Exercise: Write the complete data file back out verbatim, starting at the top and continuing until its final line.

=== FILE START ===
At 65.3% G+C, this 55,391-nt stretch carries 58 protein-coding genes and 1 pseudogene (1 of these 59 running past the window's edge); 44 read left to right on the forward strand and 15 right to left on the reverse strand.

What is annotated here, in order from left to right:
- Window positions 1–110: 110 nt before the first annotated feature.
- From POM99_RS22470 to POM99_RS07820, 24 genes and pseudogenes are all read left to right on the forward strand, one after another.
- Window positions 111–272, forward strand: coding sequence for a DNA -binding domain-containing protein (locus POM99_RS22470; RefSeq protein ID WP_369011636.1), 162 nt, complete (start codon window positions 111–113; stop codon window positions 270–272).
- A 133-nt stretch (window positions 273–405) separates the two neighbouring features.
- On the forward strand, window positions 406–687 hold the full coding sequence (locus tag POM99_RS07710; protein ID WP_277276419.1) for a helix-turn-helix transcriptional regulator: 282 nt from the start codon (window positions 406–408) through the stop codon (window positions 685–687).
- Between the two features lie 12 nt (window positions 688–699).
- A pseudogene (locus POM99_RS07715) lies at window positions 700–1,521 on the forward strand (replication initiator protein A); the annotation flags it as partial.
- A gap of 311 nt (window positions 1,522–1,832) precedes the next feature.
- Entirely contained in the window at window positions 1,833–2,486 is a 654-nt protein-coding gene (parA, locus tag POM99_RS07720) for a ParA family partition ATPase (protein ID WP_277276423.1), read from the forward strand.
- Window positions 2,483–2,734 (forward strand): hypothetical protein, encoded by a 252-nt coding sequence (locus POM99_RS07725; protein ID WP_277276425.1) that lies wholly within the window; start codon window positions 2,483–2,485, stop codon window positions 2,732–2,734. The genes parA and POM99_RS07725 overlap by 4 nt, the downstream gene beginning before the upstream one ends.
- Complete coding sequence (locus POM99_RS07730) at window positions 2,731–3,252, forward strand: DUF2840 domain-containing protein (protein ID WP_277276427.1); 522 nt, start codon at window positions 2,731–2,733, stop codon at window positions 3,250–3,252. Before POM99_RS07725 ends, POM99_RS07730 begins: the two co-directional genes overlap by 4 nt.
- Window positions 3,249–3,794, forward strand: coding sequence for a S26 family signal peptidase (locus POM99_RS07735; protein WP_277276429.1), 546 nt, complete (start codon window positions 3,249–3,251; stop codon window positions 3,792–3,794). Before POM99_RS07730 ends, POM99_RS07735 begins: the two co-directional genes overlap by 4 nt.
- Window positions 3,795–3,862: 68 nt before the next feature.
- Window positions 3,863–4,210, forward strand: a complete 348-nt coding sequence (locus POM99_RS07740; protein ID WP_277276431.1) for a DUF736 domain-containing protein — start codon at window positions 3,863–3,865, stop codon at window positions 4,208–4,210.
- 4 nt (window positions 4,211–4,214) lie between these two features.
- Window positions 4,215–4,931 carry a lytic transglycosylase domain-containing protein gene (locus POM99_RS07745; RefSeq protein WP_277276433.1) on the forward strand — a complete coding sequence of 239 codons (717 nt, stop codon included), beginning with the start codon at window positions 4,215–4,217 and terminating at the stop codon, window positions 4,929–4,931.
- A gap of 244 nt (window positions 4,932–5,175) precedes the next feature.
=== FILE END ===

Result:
At 65.3% G+C, this 55,391-nt stretch carries 58 protein-coding genes and 1 pseudogene (1 of these 59 running past the window's edge); 44 read left to right on the forward strand and 15 right to left on the reverse strand.

What is annotated here, in order from left to right:
- Window positions 1–110: 110 nt before the first annotated feature.
- From POM99_RS22470 to POM99_RS07820, 24 genes and pseudogenes are all read left to right on the forward strand, one after another.
- Window positions 111–272, forward strand: coding sequence for a DNA -binding domain-containing protein (locus POM99_RS22470; RefSeq protein ID WP_369011636.1), 162 nt, complete (start codon window positions 111–113; stop codon window positions 270–272).
- A 133-nt stretch (window positions 273–405) separates the two neighbouring features.
- On the forward strand, window positions 406–687 hold the full coding sequence (locus tag POM99_RS07710; protein ID WP_277276419.1) for a helix-turn-helix transcriptional regulator: 282 nt from the start codon (window positions 406–408) through the stop codon (window positions 685–687).
- Between the two features lie 12 nt (window positions 688–699).
- A pseudogene (locus POM99_RS07715) lies at window positions 700–1,521 on the forward strand (replication initiator protein A); the annotation flags it as partial.
- A gap of 311 nt (window positions 1,522–1,832) precedes the next feature.
- Entirely contained in the window at window positions 1,833–2,486 is a 654-nt protein-coding gene (parA, locus tag POM99_RS07720) for a ParA family partition ATPase (protein ID WP_277276423.1), read from the forward strand.
- Window positions 2,483–2,734 (forward strand): hypothetical protein, encoded by a 252-nt coding sequence (locus POM99_RS07725; protein ID WP_277276425.1) that lies wholly within the window; start codon window positions 2,483–2,485, stop codon window positions 2,732–2,734. The genes parA and POM99_RS07725 overlap by 4 nt, the downstream gene beginning before the upstream one ends.
- Complete coding sequence (locus POM99_RS07730) at window positions 2,731–3,252, forward strand: DUF2840 domain-containing protein (protein ID WP_277276427.1); 522 nt, start codon at window positions 2,731–2,733, stop codon at window positions 3,250–3,252. Before POM99_RS07725 ends, POM99_RS07730 begins: the two co-directional genes overlap by 4 nt.
- Window positions 3,249–3,794, forward strand: coding sequence for a S26 family signal peptidase (locus POM99_RS07735; protein WP_277276429.1), 546 nt, complete (start codon window positions 3,249–3,251; stop codon window positions 3,792–3,794). Before POM99_RS07730 ends, POM99_RS07735 begins: the two co-directional genes overlap by 4 nt.
- Window positions 3,795–3,862: 68 nt before the next feature.
- Window positions 3,863–4,210, forward strand: a complete 348-nt coding sequence (locus POM99_RS07740; protein ID WP_277276431.1) for a DUF736 domain-containing protein — start codon at window positions 3,863–3,865, stop codon at window positions 4,208–4,210.
- 4 nt (window positions 4,211–4,214) lie between these two features.
- Window positions 4,215–4,931 carry a lytic transglycosylase domain-containing protein gene (locus POM99_RS07745; RefSeq protein WP_277276433.1) on the forward strand — a complete coding sequence of 239 codons (717 nt, stop codon included), beginning with the start codon at window positions 4,215–4,217 and terminating at the stop codon, window positions 4,929–4,931.
- A gap of 244 nt (window positions 4,932–5,175) precedes the next feature.